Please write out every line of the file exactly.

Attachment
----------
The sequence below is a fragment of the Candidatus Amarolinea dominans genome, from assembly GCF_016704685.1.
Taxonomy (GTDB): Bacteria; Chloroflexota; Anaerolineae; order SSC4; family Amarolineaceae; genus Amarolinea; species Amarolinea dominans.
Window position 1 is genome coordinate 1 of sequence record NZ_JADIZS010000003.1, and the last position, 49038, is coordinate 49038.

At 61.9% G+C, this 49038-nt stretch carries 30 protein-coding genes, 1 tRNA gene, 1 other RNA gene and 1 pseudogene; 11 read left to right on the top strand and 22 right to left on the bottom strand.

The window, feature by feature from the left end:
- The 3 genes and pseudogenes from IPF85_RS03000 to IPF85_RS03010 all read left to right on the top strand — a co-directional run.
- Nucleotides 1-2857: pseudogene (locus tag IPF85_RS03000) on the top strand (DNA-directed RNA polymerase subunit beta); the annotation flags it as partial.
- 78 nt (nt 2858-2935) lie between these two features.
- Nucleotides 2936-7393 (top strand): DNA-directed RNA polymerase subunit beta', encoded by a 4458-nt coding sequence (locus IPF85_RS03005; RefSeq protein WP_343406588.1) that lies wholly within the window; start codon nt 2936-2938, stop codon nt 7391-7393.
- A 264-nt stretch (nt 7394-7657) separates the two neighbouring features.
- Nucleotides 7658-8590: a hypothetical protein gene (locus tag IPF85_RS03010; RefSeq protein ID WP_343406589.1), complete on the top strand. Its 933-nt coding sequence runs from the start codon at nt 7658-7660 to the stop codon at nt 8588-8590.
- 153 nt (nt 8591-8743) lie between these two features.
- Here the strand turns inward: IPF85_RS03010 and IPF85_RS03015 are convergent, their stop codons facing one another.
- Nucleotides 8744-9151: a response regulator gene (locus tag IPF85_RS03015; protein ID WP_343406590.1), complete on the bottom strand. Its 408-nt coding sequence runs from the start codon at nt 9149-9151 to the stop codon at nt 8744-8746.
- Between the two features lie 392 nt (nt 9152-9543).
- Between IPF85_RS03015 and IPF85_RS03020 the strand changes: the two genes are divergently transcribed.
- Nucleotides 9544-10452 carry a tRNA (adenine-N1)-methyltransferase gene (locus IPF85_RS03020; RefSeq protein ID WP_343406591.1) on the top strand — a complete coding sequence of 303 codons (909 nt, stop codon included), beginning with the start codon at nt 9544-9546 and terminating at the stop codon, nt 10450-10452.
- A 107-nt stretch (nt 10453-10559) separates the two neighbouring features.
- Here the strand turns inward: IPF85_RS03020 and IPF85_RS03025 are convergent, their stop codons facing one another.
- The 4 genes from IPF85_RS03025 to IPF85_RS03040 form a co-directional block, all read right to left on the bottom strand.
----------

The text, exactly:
The sequence below is a fragment of the Candidatus Amarolinea dominans genome, from assembly GCF_016704685.1.
Taxonomy (GTDB): Bacteria; Chloroflexota; Anaerolineae; order SSC4; family Amarolineaceae; genus Amarolinea; species Amarolinea dominans.
Window position 1 is genome coordinate 1 of sequence record NZ_JADIZS010000003.1, and the last position, 49038, is coordinate 49038.

At 61.9% G+C, this 49038-nt stretch carries 30 protein-coding genes, 1 tRNA gene, 1 other RNA gene and 1 pseudogene; 11 read left to right on the top strand and 22 right to left on the bottom strand.

The window, feature by feature from the left end:
- The 3 genes and pseudogenes from IPF85_RS03000 to IPF85_RS03010 all read left to right on the top strand — a co-directional run.
- Nucleotides 1-2857: pseudogene (locus tag IPF85_RS03000) on the top strand (DNA-directed RNA polymerase subunit beta); the annotation flags it as partial.
- 78 nt (nt 2858-2935) lie between these two features.
- Nucleotides 2936-7393 (top strand): DNA-directed RNA polymerase subunit beta', encoded by a 4458-nt coding sequence (locus IPF85_RS03005; RefSeq protein WP_343406588.1) that lies wholly within the window; start codon nt 2936-2938, stop codon nt 7391-7393.
- A 264-nt stretch (nt 7394-7657) separates the two neighbouring features.
- Nucleotides 7658-8590: a hypothetical protein gene (locus tag IPF85_RS03010; RefSeq protein ID WP_343406589.1), complete on the top strand. Its 933-nt coding sequence runs from the start codon at nt 7658-7660 to the stop codon at nt 8588-8590.
- 153 nt (nt 8591-8743) lie between these two features.
- Here the strand turns inward: IPF85_RS03010 and IPF85_RS03015 are convergent, their stop codons facing one another.
- Nucleotides 8744-9151: a response regulator gene (locus tag IPF85_RS03015; protein ID WP_343406590.1), complete on the bottom strand. Its 408-nt coding sequence runs from the start codon at nt 9149-9151 to the stop codon at nt 8744-8746.
- Between the two features lie 392 nt (nt 9152-9543).
- Between IPF85_RS03015 and IPF85_RS03020 the strand changes: the two genes are divergently transcribed.
- Nucleotides 9544-10452 carry a tRNA (adenine-N1)-methyltransferase gene (locus IPF85_RS03020; RefSeq protein ID WP_343406591.1) on the top strand — a complete coding sequence of 303 codons (909 nt, stop codon included), beginning with the start codon at nt 9544-9546 and terminating at the stop codon, nt 10450-10452.
- A 107-nt stretch (nt 10453-10559) separates the two neighbouring features.
- Here the strand turns inward: IPF85_RS03020 and IPF85_RS03025 are convergent, their stop codons facing one another.
- The 4 genes from IPF85_RS03025 to IPF85_RS03040 form a co-directional block, all read right to left on the bottom strand.